US university students, especially those attending historically black institutions, feel that they are getting well-prepared for the workplace, according to the nation’s leading annual survey of student attitudes.
At the same time, according to the latest National Survey of Student Engagement, US college students don’t seem to be making much gain in confidence in their ability to solve real-world problems.
That stagnation in growth is “a little concerning”, apparently reflecting a US higher education experience that is putting more attention on helping students to find jobs but perhaps not enough on their longer-term success, said Jillian Kinzie, associate director of the Indiana University Center for Postsecondary Research and an author of the study.
The NSSE survey, organised by the School of Education at Indiana University, Bloomington, involved 400,000 students this year at more than 500 US institutions. It consists of a 15-minute questionnaire offered in the spring to a mix of freshers and seniors, and serves as a key element in many institutional rankings.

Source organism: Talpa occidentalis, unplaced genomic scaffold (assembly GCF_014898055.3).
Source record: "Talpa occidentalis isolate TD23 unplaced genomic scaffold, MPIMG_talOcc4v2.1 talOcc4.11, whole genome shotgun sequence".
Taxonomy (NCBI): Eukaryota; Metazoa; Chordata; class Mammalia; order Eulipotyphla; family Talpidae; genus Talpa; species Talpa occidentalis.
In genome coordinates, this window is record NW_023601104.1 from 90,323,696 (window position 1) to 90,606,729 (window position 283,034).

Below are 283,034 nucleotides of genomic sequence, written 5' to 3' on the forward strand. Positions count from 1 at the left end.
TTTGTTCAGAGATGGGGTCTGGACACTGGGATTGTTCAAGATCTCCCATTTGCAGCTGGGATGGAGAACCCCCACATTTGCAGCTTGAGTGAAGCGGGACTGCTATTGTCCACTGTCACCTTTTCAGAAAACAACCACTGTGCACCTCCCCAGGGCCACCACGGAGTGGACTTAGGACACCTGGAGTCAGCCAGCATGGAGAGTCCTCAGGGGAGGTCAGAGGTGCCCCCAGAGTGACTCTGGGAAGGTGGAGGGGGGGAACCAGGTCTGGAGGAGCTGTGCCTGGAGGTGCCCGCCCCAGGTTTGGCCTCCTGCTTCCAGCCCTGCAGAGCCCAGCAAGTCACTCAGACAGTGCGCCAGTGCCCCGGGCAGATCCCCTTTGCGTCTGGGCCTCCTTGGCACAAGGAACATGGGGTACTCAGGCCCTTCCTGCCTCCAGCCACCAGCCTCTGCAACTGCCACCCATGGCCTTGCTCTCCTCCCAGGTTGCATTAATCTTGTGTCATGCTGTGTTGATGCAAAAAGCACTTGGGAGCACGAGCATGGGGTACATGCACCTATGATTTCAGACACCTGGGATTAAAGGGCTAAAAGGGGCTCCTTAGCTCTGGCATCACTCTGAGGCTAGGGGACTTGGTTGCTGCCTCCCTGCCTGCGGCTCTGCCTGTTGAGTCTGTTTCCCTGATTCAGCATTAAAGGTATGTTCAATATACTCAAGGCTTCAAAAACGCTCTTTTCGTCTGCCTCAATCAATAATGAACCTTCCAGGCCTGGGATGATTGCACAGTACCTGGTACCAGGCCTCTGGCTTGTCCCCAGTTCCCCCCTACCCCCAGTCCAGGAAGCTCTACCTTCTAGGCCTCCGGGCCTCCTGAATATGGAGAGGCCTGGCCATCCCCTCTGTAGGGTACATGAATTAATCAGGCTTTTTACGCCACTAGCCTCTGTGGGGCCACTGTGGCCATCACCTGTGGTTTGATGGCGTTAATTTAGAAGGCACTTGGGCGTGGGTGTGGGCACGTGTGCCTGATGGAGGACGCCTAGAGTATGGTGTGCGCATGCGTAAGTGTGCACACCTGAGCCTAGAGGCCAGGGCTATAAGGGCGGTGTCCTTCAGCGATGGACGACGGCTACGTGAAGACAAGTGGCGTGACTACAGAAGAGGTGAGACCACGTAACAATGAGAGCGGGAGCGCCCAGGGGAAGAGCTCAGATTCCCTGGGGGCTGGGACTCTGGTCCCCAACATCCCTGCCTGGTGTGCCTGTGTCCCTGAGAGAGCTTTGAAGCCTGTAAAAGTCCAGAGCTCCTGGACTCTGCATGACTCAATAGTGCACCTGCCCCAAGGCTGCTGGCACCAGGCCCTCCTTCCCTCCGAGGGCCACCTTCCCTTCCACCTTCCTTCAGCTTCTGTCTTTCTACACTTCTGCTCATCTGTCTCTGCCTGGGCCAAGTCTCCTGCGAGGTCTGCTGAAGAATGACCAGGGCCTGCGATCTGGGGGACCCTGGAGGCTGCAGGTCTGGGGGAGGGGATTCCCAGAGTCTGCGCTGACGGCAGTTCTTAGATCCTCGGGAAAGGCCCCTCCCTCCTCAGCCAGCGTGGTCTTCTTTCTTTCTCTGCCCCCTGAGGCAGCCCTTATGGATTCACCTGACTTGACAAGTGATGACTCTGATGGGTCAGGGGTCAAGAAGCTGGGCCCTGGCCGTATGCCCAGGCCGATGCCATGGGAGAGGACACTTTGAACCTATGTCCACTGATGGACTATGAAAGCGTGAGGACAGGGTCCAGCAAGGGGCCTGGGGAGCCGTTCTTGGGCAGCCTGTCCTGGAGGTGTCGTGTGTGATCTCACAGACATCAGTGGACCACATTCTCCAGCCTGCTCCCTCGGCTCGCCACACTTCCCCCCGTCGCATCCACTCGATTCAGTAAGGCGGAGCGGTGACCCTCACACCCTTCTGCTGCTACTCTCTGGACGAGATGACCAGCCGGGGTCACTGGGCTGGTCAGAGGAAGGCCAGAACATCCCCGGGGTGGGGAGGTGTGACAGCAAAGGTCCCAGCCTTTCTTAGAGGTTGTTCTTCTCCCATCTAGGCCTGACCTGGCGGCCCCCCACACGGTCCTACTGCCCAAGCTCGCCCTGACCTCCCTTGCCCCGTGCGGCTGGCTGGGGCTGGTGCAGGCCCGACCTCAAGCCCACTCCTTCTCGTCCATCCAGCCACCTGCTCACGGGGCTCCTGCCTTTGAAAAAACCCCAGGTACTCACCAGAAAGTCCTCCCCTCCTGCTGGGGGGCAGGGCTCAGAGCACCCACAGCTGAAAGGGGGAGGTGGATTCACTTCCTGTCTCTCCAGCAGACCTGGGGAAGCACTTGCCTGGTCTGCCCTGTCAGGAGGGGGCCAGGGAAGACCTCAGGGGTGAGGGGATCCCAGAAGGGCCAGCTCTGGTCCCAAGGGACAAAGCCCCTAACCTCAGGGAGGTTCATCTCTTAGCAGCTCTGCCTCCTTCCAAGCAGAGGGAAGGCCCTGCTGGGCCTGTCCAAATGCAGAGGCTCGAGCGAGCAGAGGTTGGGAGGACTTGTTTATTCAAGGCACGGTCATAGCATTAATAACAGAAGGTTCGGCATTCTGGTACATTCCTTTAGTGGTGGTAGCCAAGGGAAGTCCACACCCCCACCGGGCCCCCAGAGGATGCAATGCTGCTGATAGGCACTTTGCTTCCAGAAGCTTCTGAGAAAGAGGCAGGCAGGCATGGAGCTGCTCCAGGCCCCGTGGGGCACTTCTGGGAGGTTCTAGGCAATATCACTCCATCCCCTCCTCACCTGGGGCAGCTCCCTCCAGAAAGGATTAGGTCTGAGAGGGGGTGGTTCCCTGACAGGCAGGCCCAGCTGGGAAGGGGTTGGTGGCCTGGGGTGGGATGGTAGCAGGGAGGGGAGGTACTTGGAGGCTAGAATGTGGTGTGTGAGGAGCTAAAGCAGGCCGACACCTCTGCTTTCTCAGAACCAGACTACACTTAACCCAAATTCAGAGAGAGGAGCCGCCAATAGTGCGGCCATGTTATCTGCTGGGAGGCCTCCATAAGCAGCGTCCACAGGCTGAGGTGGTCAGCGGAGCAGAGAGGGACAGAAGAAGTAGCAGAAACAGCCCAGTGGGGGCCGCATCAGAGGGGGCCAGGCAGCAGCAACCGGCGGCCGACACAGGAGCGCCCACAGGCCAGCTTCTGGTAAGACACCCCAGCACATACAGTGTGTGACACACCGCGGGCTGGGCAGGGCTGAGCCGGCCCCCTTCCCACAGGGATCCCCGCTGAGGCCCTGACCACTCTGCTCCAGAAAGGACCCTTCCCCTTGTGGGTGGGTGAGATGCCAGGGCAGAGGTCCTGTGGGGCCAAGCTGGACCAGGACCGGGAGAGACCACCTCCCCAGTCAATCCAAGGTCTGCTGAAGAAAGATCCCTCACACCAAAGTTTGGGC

The nation’s 100 or so colleges that have traditionally served black populations got some of the most encouraging news, with their students describing high satisfaction with their job preparation experiences.
Black freshers at such colleges took greater advantage of career preparation resources and expressed greater certainty about their career goals than their peers at colleges with predominantly white enrolments. Lower-ranked science students at historically black colleges also reported getting more career advice than those at largely white institutions.
Across all institutions, more than 90 per cent of seniors expressed confidence that they had learned career-relevant material. Arts and sciences majors were far more likely to say that their career plans had changed during college, and expressed less confidence than others did in those career plans.
The annual surveys began in 2000, though many of the questions on career preparation were new this year as part of a regular NSSE practice of adding and testing out new areas of inquiry. Among the questions with longer track records, this year’s students showed growing levels of confidence in their ability to understand people from other backgrounds.
The lack of growth in the percentage of college students confident in their ability to solve real-world problems could reflect a system of US higher education where meaningful real-world job experience is still not sufficiently commonplace, according to Dr Kinzie. She described separate NSSE research showing that “co-op” job programmes, internships or even senior capstone projects do a lot to foster that confidence.
That kind of relevant experience “is probably one of the most important things that students should leave college with”, Dr Kinzie said.